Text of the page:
Brexit UK vulnerable as gold bar exports distort UK trade figures

Britain’s gold exports worth more than any other physical export

Gold accounted for more than one in ten pounds of UK exportsin July 2017

UK’s stock of wealth has collapsed from a surplus of 469bn to a net deficit of 22bn ONS error

Brexiteers argue majority of trade is outside EU,this is due to largeLondon goldexports

Single gold bar (London Good Delivery) is, at today’s prices, worth just over 400,000

There are few things you’ll ever touch which pack so much weight into such a small size

UK’s economic vulnerability means safe haven gold essential protection

I’ve never played poker but I’m pretty sure the number one rule is not to reveal your cards to your opponents.

Yesterday the ONS possibly gave the EU one of the biggest reveals so far in Brexit negotiations. Revised figures from the statistics bureau showed the country’s stock of wealth hasfallen from a surplus of469 billion to a net deficit of 22 billionas reported by LBC.

This is down to FDI and fall in reserve foreign assets. In the first half of the year FDIfell from a 120 billion surplus in the first half of 2016 to a 25 billion deficit for the first half of this year.

With the UK totally losing its foreign assets, the EU (and the rest of the world) is aware that its safety net is no longer there. Not great timing, just as the government is trying to get throughthis crucial stage of Brexit negotiations.

Theamount that has been knocked off the UK’s wealth is the equivalent of 40% of EU contributions. The bank balance isn’t the only thing the UK has at best misunderstood or at worst been mislead over. Their trade is not as internationally diverse as Brexiteers might have led markets to believe.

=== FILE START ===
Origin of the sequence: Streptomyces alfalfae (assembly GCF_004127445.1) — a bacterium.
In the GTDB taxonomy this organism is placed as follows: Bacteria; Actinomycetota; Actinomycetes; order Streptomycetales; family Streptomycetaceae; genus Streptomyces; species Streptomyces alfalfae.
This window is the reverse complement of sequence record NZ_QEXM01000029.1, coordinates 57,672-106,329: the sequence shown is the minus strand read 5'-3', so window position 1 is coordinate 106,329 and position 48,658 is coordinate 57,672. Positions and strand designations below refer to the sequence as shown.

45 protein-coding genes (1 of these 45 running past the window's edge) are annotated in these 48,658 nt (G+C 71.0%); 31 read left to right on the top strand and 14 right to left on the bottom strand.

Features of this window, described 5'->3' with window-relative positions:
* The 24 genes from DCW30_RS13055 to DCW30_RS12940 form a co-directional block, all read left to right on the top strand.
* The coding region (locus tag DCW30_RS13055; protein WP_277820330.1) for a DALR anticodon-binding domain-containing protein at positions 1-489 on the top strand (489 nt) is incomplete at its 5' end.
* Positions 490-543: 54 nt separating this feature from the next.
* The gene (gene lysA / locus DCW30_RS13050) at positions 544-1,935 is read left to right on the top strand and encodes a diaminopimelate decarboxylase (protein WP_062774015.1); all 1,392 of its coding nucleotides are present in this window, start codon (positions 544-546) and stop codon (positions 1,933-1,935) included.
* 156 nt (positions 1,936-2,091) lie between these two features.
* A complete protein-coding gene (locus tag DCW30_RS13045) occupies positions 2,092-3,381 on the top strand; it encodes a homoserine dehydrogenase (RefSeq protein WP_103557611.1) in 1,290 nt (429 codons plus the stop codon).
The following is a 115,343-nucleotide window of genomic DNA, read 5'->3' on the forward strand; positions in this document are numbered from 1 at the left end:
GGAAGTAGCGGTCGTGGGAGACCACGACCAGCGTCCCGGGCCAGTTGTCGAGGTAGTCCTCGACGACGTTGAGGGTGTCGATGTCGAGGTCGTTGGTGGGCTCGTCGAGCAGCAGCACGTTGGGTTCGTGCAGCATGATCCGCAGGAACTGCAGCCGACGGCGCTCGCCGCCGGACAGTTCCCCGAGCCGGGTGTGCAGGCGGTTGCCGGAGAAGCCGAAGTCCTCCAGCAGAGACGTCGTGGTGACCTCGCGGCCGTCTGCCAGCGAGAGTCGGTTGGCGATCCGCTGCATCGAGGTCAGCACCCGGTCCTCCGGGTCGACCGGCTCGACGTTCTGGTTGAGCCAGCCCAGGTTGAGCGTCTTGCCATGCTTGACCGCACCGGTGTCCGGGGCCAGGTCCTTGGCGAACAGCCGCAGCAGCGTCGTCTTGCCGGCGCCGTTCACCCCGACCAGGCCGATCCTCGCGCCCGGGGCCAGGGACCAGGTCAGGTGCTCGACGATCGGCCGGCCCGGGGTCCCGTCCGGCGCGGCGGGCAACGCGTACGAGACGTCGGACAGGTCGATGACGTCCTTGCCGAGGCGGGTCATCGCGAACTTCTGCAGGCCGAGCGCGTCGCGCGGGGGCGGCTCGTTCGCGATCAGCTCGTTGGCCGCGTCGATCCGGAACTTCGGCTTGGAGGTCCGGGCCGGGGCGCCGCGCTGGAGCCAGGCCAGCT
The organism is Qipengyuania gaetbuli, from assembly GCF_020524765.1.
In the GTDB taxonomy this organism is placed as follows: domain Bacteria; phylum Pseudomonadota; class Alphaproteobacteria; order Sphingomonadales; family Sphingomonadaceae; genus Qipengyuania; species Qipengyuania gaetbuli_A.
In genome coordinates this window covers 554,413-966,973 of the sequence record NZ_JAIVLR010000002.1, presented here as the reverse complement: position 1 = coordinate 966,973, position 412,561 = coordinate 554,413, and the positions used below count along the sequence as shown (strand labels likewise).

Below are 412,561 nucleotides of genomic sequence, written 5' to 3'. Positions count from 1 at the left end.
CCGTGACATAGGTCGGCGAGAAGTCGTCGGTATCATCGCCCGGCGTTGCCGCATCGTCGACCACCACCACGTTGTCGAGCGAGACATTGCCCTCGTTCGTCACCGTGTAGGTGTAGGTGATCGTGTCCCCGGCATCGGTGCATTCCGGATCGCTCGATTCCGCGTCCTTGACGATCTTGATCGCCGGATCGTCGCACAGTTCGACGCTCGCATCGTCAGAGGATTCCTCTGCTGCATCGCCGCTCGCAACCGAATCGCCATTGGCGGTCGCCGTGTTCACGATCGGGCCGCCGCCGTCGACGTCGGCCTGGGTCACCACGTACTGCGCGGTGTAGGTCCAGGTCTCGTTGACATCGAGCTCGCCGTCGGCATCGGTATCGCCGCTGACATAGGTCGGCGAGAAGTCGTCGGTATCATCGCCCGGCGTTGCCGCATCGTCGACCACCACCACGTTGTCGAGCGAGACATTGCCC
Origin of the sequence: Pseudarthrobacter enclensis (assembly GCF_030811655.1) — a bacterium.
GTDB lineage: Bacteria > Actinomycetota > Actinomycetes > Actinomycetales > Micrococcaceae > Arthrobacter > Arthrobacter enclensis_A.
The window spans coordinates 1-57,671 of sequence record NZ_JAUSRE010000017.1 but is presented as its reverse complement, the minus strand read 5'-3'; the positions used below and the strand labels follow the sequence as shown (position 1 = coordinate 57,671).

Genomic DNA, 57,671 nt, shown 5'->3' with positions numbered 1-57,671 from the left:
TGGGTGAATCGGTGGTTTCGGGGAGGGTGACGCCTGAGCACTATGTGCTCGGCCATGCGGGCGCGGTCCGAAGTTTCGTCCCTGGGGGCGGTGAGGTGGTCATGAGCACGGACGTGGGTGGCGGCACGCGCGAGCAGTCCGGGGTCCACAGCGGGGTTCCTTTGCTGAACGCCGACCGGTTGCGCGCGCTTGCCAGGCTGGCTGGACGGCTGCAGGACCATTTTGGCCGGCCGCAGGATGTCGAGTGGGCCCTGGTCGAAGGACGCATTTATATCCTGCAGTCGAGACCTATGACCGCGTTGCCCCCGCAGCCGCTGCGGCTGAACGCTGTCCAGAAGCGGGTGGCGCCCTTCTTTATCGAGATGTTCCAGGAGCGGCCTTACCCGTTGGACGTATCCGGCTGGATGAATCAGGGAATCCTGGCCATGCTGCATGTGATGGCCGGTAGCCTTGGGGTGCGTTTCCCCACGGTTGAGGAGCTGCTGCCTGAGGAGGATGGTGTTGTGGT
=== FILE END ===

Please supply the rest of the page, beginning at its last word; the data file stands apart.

Following the referendum result there was an increase in Britain’s exports. Many pointed to the numbers as a sign of confidence in the future of the UK, following the Brexit vote.

It turns out that much maligned goldwas to thank for this uptick. Without gold, the majority of the UK’s trade would be with the EU.

This is a reminder of how vulnerable we are to negotiations and reliant we are on the precious metal.

Gold’s saving role

As we can all recall, there was an air of uncertainty and panic surrounding the UK’s referendum last June. This prompted investors to diversify into gold bullion as a safe haven.

The increase in purchases of gold bars was so big that estimates of the country’s end-of-year GDP were pushed up. The majority of the gold sold in London eventually goes onto Switzerland, India and China. Therefore the export of gold is recorded as non-EU trade.

It is this that politicians, economists and the mainstream saw when they looked at export figures. An uptick in non-EU trade led them to concludethat Britain’s exports to the EU were growing which was a sign of confidence in the soon-to-be ex-EU Britain.

It was more of a sign of faith in the London Gold market over others in the UK. This past JulyBritain’s gold exports were greater thanany other (physical) export. More than 10% of the value of UK exports in July were accounted for by gold.

Gold, theultimate test for lack ofconfidence in the UK

Much of the gold didn’t even hang around in the UK. So little confidence did investors have. Reports show that some of that bullion bought in London was then moved out of the country to China, by investors, at the end of 2016.

These purchases and movement of gold was a double-edged sword, or contrasting sign of confidence and lack of confidence. It is an indication that foreign investors were still faithful to the hallmark that is the London Gold market, however have declining confidence in the United Kingdom.

Ed Conway on Sky News, explains the tricky picture this creates for those pushing confidence in the UK:

This raises doubts over one of the few Brexit claims which has yet to be challenged that Britain now exports far more outside the EU than inside.

The official trade figures produced by HM Revenue & Customs show that over the past five years the EU’s share of Britain’s exports has dropped to 46%.

But strip gold out of the statistics and the EU’s share is still 50%. Falling, yes, but not quite as fast as the official numbers might have you believe.

There are a few provis